LEOPOLD (1e5-01d) I (GEORGE tux FREDERICK), king of the Belgians: b. Co burg, 16 Dec. 1790,• d. 10 Dec. 1865. He was the fourth son of Francis, Duke of Saxe Coburg, and after receiving a careful literary and scientific education and spending some years in foreign travel, he entered the Russian service, in which he rose to the rank of a general and commanded corps at the battles of Liitzen, Bantzen and Leipzig. On the return of Napoleon from Elba he joined the army of the Rhine and with it entered Paris. While in England after the peace of 1815 he married (2 May 1816) Princess Charlotte, daughter of the Prince Regent and heiress to the throne, and was naturalized by act of Parliament and created Duke of Kendal. The princess died in childbed on 5 Nov. 1817. In February 1830 he was offered the crown of the new kingdom of Greece; was proclaimed; but as conditions he had specified regarding a rectification of frontier and his entire acceptability to the Greek people were not fulfilled, he renounced the sovereignty. On 4 June 1831 he was elected by a national congress king of the Belgians.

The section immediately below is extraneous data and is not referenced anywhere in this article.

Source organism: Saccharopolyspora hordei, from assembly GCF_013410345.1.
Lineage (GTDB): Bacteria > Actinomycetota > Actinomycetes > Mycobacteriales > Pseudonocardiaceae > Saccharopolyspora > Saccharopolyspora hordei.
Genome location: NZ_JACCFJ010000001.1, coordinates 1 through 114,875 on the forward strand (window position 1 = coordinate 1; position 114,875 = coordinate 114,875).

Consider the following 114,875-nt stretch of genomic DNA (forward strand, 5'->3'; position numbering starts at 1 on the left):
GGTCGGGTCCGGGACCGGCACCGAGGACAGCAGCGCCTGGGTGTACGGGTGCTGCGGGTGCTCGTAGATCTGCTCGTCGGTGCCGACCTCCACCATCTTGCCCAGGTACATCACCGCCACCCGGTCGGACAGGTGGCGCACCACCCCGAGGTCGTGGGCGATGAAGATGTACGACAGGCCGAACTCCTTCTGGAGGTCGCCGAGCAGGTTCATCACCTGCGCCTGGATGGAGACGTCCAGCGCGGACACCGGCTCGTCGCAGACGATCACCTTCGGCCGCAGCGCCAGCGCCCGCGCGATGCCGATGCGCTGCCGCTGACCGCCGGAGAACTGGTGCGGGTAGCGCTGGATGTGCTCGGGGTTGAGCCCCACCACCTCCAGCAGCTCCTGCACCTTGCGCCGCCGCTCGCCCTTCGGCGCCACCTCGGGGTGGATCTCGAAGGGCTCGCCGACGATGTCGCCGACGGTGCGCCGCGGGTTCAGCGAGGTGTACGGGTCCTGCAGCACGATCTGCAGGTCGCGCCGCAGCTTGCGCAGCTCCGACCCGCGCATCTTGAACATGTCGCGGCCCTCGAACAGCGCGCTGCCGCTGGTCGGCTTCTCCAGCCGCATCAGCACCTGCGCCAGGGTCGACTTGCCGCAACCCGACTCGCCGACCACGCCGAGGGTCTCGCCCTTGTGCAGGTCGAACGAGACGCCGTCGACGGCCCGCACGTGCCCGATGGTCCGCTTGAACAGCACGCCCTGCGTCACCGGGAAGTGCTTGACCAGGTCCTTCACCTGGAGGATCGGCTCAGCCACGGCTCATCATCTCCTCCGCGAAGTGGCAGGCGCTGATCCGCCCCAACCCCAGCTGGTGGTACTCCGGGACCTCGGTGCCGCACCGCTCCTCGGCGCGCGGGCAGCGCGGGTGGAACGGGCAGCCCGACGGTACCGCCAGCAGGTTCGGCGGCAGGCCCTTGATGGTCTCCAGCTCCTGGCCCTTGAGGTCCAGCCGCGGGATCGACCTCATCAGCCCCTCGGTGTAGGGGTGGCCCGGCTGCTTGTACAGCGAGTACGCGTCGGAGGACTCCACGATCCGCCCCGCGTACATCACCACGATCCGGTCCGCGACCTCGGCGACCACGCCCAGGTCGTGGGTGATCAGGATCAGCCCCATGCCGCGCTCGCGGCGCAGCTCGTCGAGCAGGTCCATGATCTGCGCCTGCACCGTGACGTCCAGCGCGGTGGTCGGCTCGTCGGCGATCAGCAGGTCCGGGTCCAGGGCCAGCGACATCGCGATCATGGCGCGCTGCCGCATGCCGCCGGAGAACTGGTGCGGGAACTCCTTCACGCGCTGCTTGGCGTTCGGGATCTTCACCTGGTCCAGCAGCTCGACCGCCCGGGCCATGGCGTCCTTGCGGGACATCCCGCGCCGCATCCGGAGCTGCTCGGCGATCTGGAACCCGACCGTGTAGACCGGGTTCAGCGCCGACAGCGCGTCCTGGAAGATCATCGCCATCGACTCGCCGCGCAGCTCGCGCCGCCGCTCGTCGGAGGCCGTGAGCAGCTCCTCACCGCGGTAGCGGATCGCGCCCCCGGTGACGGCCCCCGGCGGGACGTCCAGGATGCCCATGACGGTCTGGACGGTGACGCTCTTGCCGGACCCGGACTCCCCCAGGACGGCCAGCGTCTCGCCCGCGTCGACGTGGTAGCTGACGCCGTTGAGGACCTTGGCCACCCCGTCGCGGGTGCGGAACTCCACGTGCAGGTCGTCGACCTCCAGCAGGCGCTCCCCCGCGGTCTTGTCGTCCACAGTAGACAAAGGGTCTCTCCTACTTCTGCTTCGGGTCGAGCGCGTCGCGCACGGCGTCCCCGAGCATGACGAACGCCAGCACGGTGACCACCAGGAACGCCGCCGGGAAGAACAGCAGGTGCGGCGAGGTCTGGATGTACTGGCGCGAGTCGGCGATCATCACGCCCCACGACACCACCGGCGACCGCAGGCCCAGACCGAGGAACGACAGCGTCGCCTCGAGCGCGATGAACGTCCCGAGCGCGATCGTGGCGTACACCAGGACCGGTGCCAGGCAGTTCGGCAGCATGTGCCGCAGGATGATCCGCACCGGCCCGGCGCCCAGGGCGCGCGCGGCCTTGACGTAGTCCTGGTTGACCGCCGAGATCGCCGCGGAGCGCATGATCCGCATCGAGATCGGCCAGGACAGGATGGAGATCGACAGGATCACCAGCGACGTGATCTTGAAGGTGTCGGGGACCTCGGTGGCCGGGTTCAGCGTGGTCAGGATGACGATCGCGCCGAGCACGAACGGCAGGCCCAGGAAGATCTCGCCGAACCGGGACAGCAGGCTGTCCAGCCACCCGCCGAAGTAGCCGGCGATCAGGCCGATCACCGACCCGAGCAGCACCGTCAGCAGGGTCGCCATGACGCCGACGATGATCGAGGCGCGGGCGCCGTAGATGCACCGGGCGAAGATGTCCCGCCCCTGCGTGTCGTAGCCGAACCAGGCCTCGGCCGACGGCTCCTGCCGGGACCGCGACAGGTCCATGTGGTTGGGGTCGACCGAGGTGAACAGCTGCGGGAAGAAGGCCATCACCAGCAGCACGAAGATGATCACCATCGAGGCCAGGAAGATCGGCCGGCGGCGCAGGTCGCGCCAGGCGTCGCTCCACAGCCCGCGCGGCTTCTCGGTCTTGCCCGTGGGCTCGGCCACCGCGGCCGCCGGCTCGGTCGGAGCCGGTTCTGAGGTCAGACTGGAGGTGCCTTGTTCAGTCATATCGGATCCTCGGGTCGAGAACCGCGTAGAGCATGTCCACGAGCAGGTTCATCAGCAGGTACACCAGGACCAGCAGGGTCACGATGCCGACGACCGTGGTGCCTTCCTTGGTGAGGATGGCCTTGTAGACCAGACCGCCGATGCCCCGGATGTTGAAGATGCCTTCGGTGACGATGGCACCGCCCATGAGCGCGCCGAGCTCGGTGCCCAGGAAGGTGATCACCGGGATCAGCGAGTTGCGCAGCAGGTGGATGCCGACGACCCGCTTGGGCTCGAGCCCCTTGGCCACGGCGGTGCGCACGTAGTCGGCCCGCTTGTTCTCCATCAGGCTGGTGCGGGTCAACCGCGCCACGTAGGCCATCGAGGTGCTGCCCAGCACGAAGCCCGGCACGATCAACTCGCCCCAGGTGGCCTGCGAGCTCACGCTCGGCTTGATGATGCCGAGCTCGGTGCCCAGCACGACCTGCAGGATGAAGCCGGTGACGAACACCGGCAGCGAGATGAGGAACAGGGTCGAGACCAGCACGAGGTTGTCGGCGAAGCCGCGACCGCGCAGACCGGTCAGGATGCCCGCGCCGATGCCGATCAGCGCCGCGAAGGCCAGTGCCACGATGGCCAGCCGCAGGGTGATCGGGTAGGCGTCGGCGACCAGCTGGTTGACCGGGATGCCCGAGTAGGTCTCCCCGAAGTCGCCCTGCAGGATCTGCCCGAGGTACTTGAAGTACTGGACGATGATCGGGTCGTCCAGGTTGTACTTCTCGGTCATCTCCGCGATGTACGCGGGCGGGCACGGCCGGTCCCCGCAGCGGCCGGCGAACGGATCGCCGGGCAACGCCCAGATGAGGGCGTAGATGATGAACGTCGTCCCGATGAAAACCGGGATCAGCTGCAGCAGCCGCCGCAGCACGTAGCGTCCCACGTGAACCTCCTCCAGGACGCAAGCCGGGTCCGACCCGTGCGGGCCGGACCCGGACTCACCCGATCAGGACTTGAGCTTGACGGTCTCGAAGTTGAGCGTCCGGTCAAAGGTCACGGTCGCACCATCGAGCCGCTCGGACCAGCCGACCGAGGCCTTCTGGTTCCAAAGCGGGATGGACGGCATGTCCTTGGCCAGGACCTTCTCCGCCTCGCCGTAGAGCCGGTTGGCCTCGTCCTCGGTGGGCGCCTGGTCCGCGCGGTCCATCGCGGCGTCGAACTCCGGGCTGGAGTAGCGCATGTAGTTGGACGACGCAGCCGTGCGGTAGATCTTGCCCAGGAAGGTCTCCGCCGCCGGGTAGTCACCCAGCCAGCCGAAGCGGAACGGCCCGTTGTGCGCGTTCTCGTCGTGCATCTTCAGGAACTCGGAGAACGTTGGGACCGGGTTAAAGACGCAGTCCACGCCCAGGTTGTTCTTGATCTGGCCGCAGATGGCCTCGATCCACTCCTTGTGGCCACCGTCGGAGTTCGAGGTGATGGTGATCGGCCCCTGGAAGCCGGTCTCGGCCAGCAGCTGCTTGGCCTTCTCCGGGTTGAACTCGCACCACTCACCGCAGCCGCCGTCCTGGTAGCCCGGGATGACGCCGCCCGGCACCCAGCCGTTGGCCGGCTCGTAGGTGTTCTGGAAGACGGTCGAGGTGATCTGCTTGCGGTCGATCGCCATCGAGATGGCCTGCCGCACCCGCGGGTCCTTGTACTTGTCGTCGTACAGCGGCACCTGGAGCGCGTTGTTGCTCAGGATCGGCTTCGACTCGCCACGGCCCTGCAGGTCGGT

Difficulties were encountered for the first eight years of his reign with the king of Holland, out of whose territory Belgium had been carved, and these were settled by the Treaty of Twenty-four Articles in 1839. In August 1832 he married Louise, eldest daughter of Louis Philinne of France (d. 1850). During the revolutionary troubles of 1848 he offered to abdicate if his rule was unacceptable to his sub jects; but all classes rallied round the king. He ruled with great prudence, was one of the wisest monarchs of his time, was frequently called on to arbitrate on international disputes and was called the Nestor of Europe. His daughter, Carlotta, was the wife of Maximilian, emperor of Mexico. He was succeeded by his son, Leopold II. Consult Juste, 'Les Fonda teurs de la Monarchic beige, Leopold, Ier Roi des Belges' (1868), an English translation of which appeared, entitled 'Memoirs of Leopold I' (1868); Taillandier, roi Leopold et la mine Victoria' (1878).